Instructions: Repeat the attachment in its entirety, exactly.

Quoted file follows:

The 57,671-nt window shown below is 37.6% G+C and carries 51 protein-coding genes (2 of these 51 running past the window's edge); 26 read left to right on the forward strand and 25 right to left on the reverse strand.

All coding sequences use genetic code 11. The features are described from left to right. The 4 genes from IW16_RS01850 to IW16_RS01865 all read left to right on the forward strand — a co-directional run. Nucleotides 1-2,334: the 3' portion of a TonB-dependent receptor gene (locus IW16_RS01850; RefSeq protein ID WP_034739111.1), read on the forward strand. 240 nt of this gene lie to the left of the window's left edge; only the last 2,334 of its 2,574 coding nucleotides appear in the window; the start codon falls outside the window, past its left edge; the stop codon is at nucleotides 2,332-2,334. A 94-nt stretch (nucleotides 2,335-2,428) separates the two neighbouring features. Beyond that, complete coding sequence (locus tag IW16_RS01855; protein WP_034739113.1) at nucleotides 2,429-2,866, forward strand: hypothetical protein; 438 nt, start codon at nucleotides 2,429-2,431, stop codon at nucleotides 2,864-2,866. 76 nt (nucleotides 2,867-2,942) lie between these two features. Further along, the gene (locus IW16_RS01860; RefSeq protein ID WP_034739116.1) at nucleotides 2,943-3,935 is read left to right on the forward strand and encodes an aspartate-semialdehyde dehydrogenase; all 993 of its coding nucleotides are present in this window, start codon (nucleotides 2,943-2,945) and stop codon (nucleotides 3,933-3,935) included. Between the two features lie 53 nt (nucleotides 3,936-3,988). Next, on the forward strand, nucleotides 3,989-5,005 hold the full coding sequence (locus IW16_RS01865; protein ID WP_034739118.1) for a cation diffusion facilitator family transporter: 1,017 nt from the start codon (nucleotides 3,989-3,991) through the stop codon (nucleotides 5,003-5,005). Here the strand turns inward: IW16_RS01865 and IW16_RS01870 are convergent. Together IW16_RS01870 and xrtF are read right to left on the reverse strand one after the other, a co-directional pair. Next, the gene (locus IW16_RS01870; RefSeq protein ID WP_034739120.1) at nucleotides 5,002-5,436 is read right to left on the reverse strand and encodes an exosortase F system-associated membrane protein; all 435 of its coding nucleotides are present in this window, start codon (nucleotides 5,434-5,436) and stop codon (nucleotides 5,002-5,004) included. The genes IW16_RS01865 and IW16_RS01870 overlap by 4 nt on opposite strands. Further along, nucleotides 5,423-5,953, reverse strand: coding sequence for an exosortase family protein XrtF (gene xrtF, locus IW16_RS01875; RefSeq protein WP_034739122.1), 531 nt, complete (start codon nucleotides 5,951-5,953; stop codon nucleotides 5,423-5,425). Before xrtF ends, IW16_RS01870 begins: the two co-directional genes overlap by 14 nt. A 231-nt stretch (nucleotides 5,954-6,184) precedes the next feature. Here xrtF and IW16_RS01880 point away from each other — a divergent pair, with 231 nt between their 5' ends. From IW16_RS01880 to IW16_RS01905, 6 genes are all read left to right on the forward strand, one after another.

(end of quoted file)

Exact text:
The 57,671-nt window shown below is 37.6% G+C and carries 51 protein-coding genes (2 of these 51 running past the window's edge); 26 read left to right on the forward strand and 25 right to left on the reverse strand.

All coding sequences use genetic code 11. The features are described from left to right. The 4 genes from IW16_RS01850 to IW16_RS01865 all read left to right on the forward strand — a co-directional run. Nucleotides 1-2,334: the 3' portion of a TonB-dependent receptor gene (locus IW16_RS01850; RefSeq protein ID WP_034739111.1), read on the forward strand. 240 nt of this gene lie to the left of the window's left edge; only the last 2,334 of its 2,574 coding nucleotides appear in the window; the start codon falls outside the window, past its left edge; the stop codon is at nucleotides 2,332-2,334. A 94-nt stretch (nucleotides 2,335-2,428) separates the two neighbouring features. Beyond that, complete coding sequence (locus tag IW16_RS01855; protein WP_034739113.1) at nucleotides 2,429-2,866, forward strand: hypothetical protein; 438 nt, start codon at nucleotides 2,429-2,431, stop codon at nucleotides 2,864-2,866. 76 nt (nucleotides 2,867-2,942) lie between these two features. Further along, the gene (locus IW16_RS01860; RefSeq protein ID WP_034739116.1) at nucleotides 2,943-3,935 is read left to right on the forward strand and encodes an aspartate-semialdehyde dehydrogenase; all 993 of its coding nucleotides are present in this window, start codon (nucleotides 2,943-2,945) and stop codon (nucleotides 3,933-3,935) included. Between the two features lie 53 nt (nucleotides 3,936-3,988). Next, on the forward strand, nucleotides 3,989-5,005 hold the full coding sequence (locus IW16_RS01865; protein ID WP_034739118.1) for a cation diffusion facilitator family transporter: 1,017 nt from the start codon (nucleotides 3,989-3,991) through the stop codon (nucleotides 5,003-5,005). Here the strand turns inward: IW16_RS01865 and IW16_RS01870 are convergent. Together IW16_RS01870 and xrtF are read right to left on the reverse strand one after the other, a co-directional pair. Next, the gene (locus IW16_RS01870; RefSeq protein ID WP_034739120.1) at nucleotides 5,002-5,436 is read right to left on the reverse strand and encodes an exosortase F system-associated membrane protein; all 435 of its coding nucleotides are present in this window, start codon (nucleotides 5,434-5,436) and stop codon (nucleotides 5,002-5,004) included. The genes IW16_RS01865 and IW16_RS01870 overlap by 4 nt on opposite strands. Further along, nucleotides 5,423-5,953, reverse strand: coding sequence for an exosortase family protein XrtF (gene xrtF, locus IW16_RS01875; RefSeq protein WP_034739122.1), 531 nt, complete (start codon nucleotides 5,951-5,953; stop codon nucleotides 5,423-5,425). Before xrtF ends, IW16_RS01870 begins: the two co-directional genes overlap by 14 nt. A 231-nt stretch (nucleotides 5,954-6,184) precedes the next feature. Here xrtF and IW16_RS01880 point away from each other — a divergent pair, with 231 nt between their 5' ends. From IW16_RS01880 to IW16_RS01905, 6 genes are all read left to right on the forward strand, one after another.